Thinking before Tweeting 

There is nothing like a good tactical on Social Media. Every brand wants to be Oreos during the super bowl when the lights went out. Every Marketing Manager wants to be the one to get his or her clever execution out first because time is of the essence.

Did the car manufacturers do great tactical work? Absolutely!

Did the car manufacturers think about the role they didn’t play in the fight for the cause? Absolutely NOT! They just saw another opportunity to capitalise on ‘to be relevant’.

This ever-connected digital world we live in comes with an opportunity for brands to build deep relationships with their customers. Sure relevance is key, but do (straight, white, male) brands have a place in that conversation now that the hard work is done (by strong Saudi Women)? Was fighting for women’s rights to drive in Saudi ever part of their Brand DNA before the last week of September 2017? Nope, they just see an increase in sales come June 2018.

Common amongst those tactical auto brands’ values were customer service promises, the comfort of people in cars, and sustainability. Only one vouched for the respect for diversity, while another strived for integrity, vowing to keep its doors open to men and women alike. While I can understand that a Trans National Corporation needed to respect culture and politicophere of Saudi to be able to operate there, was there not an opportunity to lead the charge and help the 10- year fight for equality on the Kingdom’s roads? Would their auto brands need to advertise after being part of the battle after that?

The irony is that The Women to Drive Movement started with a 2007 YouTube video. Did none of these brands have an ORM tool that picked this up? I wonder if any evaluated the risks vs the returns had they supported the movement.

Sullivan Principles Anyone?

Back in 1977, The Sullivan Principles was a part of the world’s Corporate Social Responsibility as brands applied pressure on apartheid, South Africa. The corporate protest came with the thought that if business divested in SA, apartheid would eventually be cash-strapped and collapse. At the time General Motors was the biggest employer of Black South Africans and eventually was the first to pull out.

In 1999 the new Global Sullivan Principles was unveiled by UN Secretary General Kofi Annan and the preamble reads:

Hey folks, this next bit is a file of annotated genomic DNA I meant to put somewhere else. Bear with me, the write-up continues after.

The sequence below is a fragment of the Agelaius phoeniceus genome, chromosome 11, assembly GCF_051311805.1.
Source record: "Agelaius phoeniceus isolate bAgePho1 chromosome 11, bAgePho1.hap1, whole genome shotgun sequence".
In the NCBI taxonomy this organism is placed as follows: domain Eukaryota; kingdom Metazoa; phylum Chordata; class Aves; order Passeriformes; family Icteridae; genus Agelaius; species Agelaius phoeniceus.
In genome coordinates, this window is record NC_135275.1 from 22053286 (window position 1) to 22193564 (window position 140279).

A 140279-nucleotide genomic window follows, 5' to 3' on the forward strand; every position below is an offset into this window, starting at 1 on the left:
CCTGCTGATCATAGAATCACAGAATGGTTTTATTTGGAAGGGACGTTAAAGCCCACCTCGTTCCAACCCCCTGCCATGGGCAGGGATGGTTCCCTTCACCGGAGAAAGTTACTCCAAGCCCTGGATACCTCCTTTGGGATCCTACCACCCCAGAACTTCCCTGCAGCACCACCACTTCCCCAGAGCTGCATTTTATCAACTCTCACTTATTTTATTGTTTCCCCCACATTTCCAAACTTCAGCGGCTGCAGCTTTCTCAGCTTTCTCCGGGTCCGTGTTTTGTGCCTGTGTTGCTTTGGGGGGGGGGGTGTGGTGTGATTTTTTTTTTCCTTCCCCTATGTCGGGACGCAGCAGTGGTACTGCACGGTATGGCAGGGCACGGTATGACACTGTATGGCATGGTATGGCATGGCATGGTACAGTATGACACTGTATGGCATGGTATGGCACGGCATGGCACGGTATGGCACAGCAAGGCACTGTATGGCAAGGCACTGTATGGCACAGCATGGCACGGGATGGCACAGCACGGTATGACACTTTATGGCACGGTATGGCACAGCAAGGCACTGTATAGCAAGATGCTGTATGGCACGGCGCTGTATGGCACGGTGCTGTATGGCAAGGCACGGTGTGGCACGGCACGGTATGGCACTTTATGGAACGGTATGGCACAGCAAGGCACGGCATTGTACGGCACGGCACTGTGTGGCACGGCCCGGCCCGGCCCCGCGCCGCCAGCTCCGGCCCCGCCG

“The objectives of the Global Sullivan Principles are to support economic, social and political justice by companies where they do business; to support human rights and to encourage equal opportunity at all levels of employment, including racial and gender diversity on decision making committees and boards; to train and advance disadvantaged workers for technical, supervisory and management opportunities; and to assist with greater tolerance and understanding among peoples; thereby, helping to improve the quality of life for communities, workers and children with dignity and equality.”

Related: Direct Marketing: Go Where Your Customers Are

The first part of the new Sullivan Principles reads:

(We) “express our support for universal human rights and, particularly, those of our employees, the communities within which we operate, and parties with whom we do business.”

If brands actually invested in the people and their lives first, the customers will follow. Do this and there would be no need to be super tactical when it comes to the celebrations of the marginalised. We need brands to value ethical and corporate social responsibility they have in the markets they operate in. We have seen that the likes of General Motors can have an impact on a country, especially in South Africa (let’s drop the fact that they have divested again for the purposes of this).

Bottom line is advertising, marketing and brands have the power to shape the world years before a few people can go at it alone. Yes, businesses need to make money, but see the bigger returns when you are a part of something. The returns will be greater than the PR value you got on that meaningless, thoughtless, and unearned tweet. I promise you.

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Marketing Tactics

4 Unique Marketing Ideas For SMEs On A Budget

There are a plethora of unique marketing ideas that have been proven to be effective and require only a modest initial investment.